- PM Narendra Modi attacks Indira Gandhi for ignoring advice to demonetise
- "Does Congress have no more elections to win, she asked": PM Modi
- PM says BJP puts national interests above party, vice-versa for Congress
Here are the top 10 developments in this big story:
PM Modi said that Dr Manomhan Singh kept stating the need to erase black money and check corruption but "did nothing during his 10 years" in power as the head of the Congress-led coalition government.
The Prime Minister also referred to Indira Gandhi, stating that a report in 1971 strongly urged demonetisation - to which, he said, her response was: "Are there no more elections to be fought by the Congress party?"
The Prime Minister said, "had this (demonetisation) been implemented then, the country would not have been destroyed."
BJP chief Amit Shah ordered all national lawmakers to spend a week in their constituencies propagating the benefits of the decision to cancel high-denomination notes.
The comments from PM Modi and the BJP President come as some within their party have reportedly shared concerns over how the cash crunch that is being felt across the country, especially in rural India, could impact the BJP in the approaching elections early next year in Uttar Pradesh and Punjab.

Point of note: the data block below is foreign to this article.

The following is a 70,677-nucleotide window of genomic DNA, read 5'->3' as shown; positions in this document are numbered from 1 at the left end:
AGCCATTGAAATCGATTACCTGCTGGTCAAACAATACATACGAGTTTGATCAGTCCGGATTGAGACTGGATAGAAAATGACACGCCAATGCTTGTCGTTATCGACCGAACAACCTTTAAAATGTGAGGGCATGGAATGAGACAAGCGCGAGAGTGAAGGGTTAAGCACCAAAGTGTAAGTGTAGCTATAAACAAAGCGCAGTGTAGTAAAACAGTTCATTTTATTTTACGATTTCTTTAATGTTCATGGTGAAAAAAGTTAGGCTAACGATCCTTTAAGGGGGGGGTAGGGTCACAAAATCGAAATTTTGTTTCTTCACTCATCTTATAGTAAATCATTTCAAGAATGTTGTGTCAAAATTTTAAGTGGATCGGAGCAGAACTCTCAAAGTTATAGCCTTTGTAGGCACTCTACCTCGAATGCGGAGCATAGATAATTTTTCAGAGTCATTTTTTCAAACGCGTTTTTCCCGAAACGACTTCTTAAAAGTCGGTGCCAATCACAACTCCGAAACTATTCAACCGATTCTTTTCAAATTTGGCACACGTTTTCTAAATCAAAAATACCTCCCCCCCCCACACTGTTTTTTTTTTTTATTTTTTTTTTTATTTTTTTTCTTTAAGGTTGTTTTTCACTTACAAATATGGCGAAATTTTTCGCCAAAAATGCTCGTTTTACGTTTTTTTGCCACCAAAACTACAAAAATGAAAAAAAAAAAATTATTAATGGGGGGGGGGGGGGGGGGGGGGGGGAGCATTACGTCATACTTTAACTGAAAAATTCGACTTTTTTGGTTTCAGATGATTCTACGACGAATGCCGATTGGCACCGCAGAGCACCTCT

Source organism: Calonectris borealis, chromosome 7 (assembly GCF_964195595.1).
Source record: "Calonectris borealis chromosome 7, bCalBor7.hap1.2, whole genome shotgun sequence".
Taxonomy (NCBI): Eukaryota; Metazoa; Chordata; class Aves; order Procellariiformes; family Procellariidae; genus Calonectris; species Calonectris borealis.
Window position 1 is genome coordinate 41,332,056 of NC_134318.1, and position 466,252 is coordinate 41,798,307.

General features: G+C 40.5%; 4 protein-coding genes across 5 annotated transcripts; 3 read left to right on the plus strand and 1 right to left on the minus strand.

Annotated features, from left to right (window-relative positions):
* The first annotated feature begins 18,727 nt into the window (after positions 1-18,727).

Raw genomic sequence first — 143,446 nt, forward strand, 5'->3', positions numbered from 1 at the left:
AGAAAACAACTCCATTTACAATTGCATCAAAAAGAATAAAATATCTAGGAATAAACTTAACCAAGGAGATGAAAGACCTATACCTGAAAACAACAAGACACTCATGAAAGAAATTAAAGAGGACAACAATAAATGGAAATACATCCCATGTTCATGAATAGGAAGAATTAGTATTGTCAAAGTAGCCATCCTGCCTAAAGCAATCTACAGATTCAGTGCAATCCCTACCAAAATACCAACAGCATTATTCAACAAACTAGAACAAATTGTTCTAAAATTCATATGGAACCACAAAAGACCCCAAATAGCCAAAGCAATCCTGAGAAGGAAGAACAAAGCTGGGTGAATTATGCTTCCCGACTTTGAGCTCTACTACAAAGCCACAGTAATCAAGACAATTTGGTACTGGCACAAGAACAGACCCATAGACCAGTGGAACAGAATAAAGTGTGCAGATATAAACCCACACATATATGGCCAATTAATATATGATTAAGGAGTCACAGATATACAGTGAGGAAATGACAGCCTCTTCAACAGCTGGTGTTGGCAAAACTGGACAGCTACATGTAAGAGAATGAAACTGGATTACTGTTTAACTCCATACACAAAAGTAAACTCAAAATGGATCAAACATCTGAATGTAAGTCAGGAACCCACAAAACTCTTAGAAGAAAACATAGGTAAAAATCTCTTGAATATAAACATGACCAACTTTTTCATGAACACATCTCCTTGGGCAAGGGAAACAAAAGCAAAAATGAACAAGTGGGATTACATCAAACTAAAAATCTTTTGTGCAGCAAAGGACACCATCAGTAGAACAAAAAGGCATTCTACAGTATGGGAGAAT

The opposition, which had forged a rare unity to attack the government over causing what it describes as an economic crisis, showed signs of unravelling today after Congress vice-president Rahul Gandhi, along with other leaders from his party, met with Prime Minister Modi.
The session was held for Mr Gandhi to present the concerns of farmers in Uttar Pradesh, who he met during a month-long tour of the state in September.
Angry about the Congress breaking ranks at a time when the opposition has been coordinating a combined strategy, at least four parties including the Left dropped out of a protest that had been planned for today culminating in a meeting with President Pranab Mukherjee.
The notes that were cancelled on November 8 amounted to 86 per cent of the currency in circulation. Nearly 90 per cent of the money has been returned to banks; with days to go before the deadline of December 30 to submit old notes, experts say virtually all the money that was outlawed will be returned, wiping out the government's claim that it would accrue about Rs 5 lakh crore or 73.5 billion dollars of undeclared money.
The Prime Minister's reform has been widely praised for its intent, but faulted for execution, with the new currency being introduced nowhere near fast enough to ease the long lines at banks and ATMs.
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